(Original post by Strawberrry)
I need help understanding 'plate tectonic theory of crustal evolution':
- tectonic plate
- plate movement
- gravitational sliding
- ridge push
- slab pull
- convection currents
- sea floor spreading
Please could someone explain this all to me? Thanks
Hi Strawberrry, I've covered a lot of these in my degree so far. This is how I would describe/explain them:
The outer layer of the Earth (the lithosphere) is divided into several large slabs called tectonic plates, or lithosphere plates. Lithosphere plates comprise the crust (both oceanic and continental), plus the upper part (the top 100km or so) of the mantle, which is brittle, in contrast to the asthenosphere below, which is 'weak' due to a small degree (approximately 1%) of partial melting. Tectonic plates sit on top of the asthenosphere.
Plate movement refers to the movement of tectonic plates. Tectonic plates move relative to each other, driven by a series of different forces - slab pull, ridge push and trench suction are believed to be the most important forces driving plate movement.
At mid-ocean ridges (large fractures in the oceanic crust through which magma is being released to form new ocean floor), hot buoyant magma rising underneath the ridge pushes the ocean floor upwards, producing a topographic high. Gravitational instability means that the crust naturally wants to sink back down, and as it moves away from the ridge, cools and becomes more dense, it begins to subside towards the mantle - this process is known as gravitational sliding.
Ridge push is one of the forces which is thought to drive plate movement. It works in two ways: 1) plates are pushed apart by the injection of magma at mid-ocean ridges, and 2) gravitational instability, due to the topographic high at the mid-ocean ridge (caused by the hot buoyant material pushing the ridge up), making the plates wanting to move downwards away from the ridge.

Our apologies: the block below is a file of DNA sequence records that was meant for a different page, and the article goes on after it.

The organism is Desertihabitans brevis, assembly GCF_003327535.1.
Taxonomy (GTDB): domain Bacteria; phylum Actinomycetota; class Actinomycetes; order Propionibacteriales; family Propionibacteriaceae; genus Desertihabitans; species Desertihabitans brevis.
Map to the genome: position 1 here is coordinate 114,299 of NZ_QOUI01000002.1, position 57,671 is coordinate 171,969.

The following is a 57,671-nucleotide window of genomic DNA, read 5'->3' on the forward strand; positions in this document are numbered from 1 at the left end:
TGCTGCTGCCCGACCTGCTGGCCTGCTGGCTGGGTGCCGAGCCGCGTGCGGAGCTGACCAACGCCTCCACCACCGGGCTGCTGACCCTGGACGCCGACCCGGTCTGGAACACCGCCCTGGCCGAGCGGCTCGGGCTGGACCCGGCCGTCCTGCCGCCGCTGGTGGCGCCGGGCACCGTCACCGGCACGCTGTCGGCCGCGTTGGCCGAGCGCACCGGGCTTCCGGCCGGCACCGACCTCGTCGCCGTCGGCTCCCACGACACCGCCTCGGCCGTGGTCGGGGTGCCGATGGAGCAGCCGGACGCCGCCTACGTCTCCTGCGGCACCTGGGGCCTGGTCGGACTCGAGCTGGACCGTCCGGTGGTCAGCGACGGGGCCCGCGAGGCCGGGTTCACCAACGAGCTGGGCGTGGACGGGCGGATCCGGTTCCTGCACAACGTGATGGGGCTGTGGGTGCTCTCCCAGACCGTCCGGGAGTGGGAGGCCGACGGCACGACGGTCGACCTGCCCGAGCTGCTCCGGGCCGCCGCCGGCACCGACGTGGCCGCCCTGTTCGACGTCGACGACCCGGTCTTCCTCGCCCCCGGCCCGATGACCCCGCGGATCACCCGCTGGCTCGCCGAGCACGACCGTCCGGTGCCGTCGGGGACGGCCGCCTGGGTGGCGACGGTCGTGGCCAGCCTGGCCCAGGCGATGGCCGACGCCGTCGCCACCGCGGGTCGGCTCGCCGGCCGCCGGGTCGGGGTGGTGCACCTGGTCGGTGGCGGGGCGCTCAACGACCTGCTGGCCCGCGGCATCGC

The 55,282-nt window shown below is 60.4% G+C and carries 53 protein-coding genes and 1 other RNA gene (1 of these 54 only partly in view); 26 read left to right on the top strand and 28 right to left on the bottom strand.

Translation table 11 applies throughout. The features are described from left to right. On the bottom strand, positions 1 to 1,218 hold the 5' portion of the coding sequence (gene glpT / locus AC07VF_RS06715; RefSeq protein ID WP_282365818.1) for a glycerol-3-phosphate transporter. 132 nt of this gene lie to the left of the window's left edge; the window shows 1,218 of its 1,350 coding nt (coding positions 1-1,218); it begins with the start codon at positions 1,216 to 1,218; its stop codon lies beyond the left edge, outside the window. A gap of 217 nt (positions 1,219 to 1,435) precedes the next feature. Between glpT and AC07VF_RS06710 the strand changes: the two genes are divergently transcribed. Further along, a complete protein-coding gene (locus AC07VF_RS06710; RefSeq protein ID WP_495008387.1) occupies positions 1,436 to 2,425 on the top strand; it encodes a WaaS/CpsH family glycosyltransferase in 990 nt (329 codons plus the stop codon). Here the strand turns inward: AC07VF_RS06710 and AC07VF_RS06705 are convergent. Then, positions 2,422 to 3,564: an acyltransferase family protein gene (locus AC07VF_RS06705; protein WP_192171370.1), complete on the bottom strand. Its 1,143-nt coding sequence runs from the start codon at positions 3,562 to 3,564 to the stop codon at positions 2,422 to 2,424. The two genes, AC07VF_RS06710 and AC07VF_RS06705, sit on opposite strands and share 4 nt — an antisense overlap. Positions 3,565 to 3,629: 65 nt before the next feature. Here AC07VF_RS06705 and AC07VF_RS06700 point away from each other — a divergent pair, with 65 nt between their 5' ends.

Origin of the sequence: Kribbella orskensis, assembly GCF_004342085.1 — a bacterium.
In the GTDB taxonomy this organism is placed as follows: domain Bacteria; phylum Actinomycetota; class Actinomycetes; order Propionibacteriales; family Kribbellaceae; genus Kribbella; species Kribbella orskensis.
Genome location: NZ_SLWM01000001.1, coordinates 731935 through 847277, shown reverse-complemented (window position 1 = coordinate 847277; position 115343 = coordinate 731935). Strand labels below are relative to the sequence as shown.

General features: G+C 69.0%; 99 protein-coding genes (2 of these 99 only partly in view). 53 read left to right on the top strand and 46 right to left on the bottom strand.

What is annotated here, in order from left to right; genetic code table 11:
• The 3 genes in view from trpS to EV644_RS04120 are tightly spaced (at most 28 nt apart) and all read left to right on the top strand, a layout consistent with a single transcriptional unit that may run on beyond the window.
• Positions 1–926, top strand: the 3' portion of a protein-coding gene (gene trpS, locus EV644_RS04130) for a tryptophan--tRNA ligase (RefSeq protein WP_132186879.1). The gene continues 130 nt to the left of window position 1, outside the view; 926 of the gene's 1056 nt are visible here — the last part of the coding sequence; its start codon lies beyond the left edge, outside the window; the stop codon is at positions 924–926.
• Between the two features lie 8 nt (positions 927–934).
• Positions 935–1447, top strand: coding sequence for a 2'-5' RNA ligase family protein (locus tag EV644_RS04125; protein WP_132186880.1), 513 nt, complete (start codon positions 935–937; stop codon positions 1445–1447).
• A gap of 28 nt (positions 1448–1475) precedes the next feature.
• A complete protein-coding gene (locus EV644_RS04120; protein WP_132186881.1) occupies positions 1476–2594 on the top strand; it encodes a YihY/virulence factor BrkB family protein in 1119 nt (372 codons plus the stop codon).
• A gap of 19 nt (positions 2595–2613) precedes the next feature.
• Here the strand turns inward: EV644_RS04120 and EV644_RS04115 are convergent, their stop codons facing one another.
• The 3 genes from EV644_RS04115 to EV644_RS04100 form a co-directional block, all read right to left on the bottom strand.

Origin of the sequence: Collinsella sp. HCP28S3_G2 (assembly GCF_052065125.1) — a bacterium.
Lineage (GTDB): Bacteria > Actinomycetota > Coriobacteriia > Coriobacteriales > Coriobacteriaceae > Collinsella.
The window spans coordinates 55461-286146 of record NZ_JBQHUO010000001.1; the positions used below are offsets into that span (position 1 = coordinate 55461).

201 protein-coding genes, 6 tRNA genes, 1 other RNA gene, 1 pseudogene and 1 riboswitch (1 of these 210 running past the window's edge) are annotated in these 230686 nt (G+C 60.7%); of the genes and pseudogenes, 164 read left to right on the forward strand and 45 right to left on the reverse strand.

Slab pull is another force which drives plate movement. The idea is that the subducting plate is more dense than the surrounding mantle, so it subducts more quickly under its own weight due to gravity.
Convection currents occur in both the mantle and the outer core (due to the outer core of the Earth being liquid), but I'll just describe mantle convection here.
Material at the base of the mantle gets heated by the heat radiating from the core. This hotter material expands and becomes less dense, rising up through the cooler mantle rocks towards the surface. When the hot material reaches the base of the crust, it spreads out laterally, allowing time for the heat to be transferred into the crustal rocks via conduction. As the mantle material cools, it contracts and becomes more dense, then sinks back down towards the outer core before getting heated up again. These convection loops are thought to drive plate tectonics.
Sea floor spreading is where new material is being created at mid-ocean ridges, and the plates are moving apart, away from the mid-ocean ridges.
I hope this helps